Vikings won't adhere to Gophers request to eliminate use of Redskins nickname
MINNEAPOLIS -- Following a letter from a Minnesota representative, the University of Minnesota wanted to work with the Minnesota Vikings to eliminate use of the Washington Redskins' nickname when the team plays the Vikings in the university's TCF Bank Stadium in November.
University President Erik Kaler sent a letter to U.S. Rep. Betty McCollum, D-Minn., which stated Kaler is working with the Vikings to eliminate the Redskins' name from "promotional and game date materials" for the Nov. 2 game at TCF Bank Stadium.
In a statement released Thursday night, the Vikings expressed sympathy, but also said they won't adhere to any ban:
"As an organization, we are very sensitive to this issue. Not only do we have a significant Native American population in Minnesota, but the Vikings have strong relationships with several tribes in the state. We have had an ongoing, respectful dialogue with Native American leaders and other community leaders over the past few years, and those conversations will continue moving forward. At the same time, the Vikings are one of 32 NFL teams, and NFL policies obligate us to operate and market the game on November 2 as we would any other game against any other opponent."
The Vikings are playing the next two seasons in the stadium on the University of Minnesota campus while a new $975 million stadium is built on the site of the team's old home, the Metrodome.
McCollumn sent a letter to Vikings' owner Zygi Wilf, urging the team to condemn the Redskins' team name, according to the Washington Post. McCollum sent a copy of the letter to Kaler.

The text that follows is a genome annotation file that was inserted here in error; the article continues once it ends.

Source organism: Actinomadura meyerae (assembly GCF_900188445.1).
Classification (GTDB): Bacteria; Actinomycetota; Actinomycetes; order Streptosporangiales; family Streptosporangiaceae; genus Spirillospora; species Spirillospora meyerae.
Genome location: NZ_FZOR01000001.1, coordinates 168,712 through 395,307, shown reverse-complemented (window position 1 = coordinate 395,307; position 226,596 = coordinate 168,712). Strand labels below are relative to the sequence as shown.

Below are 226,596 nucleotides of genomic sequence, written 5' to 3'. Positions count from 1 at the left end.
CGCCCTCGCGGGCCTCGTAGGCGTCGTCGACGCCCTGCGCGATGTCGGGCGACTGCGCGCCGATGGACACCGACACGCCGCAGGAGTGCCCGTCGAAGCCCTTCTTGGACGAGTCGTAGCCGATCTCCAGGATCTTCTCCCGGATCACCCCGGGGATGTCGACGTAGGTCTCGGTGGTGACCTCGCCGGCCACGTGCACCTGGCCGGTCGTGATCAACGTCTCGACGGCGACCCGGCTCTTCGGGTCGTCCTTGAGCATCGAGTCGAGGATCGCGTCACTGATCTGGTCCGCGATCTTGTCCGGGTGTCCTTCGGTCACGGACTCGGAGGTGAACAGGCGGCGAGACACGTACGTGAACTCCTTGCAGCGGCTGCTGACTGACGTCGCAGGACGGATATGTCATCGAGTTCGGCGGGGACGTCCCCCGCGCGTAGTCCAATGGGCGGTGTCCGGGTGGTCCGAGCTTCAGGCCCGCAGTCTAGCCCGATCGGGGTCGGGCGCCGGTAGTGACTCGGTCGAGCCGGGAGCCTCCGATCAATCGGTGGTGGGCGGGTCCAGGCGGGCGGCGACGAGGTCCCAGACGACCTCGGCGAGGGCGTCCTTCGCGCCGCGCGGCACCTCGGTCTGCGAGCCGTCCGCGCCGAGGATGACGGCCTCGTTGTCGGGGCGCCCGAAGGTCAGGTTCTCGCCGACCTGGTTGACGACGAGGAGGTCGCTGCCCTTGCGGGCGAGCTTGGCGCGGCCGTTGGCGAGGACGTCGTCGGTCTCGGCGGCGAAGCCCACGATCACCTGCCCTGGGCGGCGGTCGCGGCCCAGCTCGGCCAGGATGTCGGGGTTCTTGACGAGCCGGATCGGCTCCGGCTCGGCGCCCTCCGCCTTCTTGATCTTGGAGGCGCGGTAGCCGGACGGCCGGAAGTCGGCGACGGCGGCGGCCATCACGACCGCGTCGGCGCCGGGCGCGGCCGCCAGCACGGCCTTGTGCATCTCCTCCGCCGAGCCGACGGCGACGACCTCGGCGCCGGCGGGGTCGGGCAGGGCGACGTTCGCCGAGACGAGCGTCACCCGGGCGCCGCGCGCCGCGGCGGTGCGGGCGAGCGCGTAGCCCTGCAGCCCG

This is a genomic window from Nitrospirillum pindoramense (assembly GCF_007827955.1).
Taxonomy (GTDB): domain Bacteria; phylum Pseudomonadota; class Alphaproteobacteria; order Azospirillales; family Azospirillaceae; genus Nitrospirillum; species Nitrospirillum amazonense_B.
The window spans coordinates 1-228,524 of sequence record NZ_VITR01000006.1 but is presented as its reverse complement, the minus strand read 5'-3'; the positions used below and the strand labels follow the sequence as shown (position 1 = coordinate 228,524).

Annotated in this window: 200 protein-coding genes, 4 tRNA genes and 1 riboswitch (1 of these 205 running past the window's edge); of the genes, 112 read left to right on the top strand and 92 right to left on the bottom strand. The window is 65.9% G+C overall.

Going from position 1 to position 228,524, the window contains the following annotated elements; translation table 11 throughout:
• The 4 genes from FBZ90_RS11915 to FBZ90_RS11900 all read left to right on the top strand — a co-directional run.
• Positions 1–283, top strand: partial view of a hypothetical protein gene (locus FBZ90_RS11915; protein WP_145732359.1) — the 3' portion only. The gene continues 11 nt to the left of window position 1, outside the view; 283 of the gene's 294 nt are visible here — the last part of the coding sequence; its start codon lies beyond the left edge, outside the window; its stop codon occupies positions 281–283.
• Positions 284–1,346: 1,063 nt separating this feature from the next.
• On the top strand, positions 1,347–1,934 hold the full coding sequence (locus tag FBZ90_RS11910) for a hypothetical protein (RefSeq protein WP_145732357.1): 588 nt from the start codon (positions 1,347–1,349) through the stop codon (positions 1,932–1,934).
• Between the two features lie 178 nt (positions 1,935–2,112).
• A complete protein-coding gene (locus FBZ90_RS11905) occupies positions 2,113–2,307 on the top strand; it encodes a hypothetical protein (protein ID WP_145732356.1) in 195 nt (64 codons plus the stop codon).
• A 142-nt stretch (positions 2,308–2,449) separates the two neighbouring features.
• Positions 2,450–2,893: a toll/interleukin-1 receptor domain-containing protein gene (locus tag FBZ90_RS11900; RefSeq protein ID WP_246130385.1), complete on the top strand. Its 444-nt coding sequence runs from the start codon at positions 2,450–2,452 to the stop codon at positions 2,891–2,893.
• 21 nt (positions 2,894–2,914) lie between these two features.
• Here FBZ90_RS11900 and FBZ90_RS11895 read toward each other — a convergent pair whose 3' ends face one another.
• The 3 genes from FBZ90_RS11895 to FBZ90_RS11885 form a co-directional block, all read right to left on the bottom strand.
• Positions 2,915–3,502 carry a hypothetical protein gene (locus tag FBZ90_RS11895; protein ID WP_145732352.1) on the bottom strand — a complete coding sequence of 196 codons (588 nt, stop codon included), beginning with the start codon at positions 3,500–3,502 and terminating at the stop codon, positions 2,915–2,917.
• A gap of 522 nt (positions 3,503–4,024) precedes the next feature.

In his response, Kaler wrote, "I agree that the current name is offensive and should be replaced."
Washington and the Vikings have played the past four seasons, with one game in Minnesota. The two teams played last November in Minnesota in the Metrodome.
McCollum reached out with the game transferring to the university's stadium.
"The time for debate has ended -- the name of the Washington franchise is clearly an offensive racial slur," McCollum wrote to Wilf, according to the Washington Post. "I urge you, as an NFL team owner, to not remain silent on this matter any longer."
Kaler said the university doesn't have authority over "NFL team behaviors" as part of the facility use agreement, but reached out to the Vikings.
"We are working with the Vikings to make every effort to eliminate the use of Washington's team name in promotional and game date materials and public address announcements," Kaler wrote. "They are participating in ongoing discussions with the University and American Indian community to ensure a peaceful, positive and safe event for fans while also providing space for protest and expression."
The Washington Post spoke with Redskins spokesman Tony Wyllie, who disagreed with the school's efforts and said, "We have met many Native Americans from Minnesota who agree with our position and feel we are using the term correctly and honorably."
The University of Minnesota issued a statement early Thursday evening, before the Vikings sent their statement:
"The University of Minnesota finds the name of the Washington football team -- and other sports team names that promote negative and harmful stereotypes -- offensive and inappropriate. The University recognizes the challenges associated with having Washington compete at its TCF Bank Stadium and is committed to establishing a campus environment free from discrimination and harassment. Immediately after the Vikings 2014 home schedule was solidified, the University began working with its long-standing partners in the American Indian community, as well as students, faculty and staff, to consider the impact of this game on the campus community and to develop positive educational events in advance of the game. The University has also asked the Vikings to refrain from using the Washington team name in promotional materials and announcements and from selling related memorabilia during the game. We appreciate the Vikings' participation in the discussions about the University's concerns, and it's our hope that they will honor these requests."
TCF Bank Stadium includes a Minnesota Tribal Nations Plaza at the main west entrance. The Shakopee Mdewakanton Sioux Community contributed $10 million, the largest single private gift ever endowed to the university, to assist in the building of the plaza.
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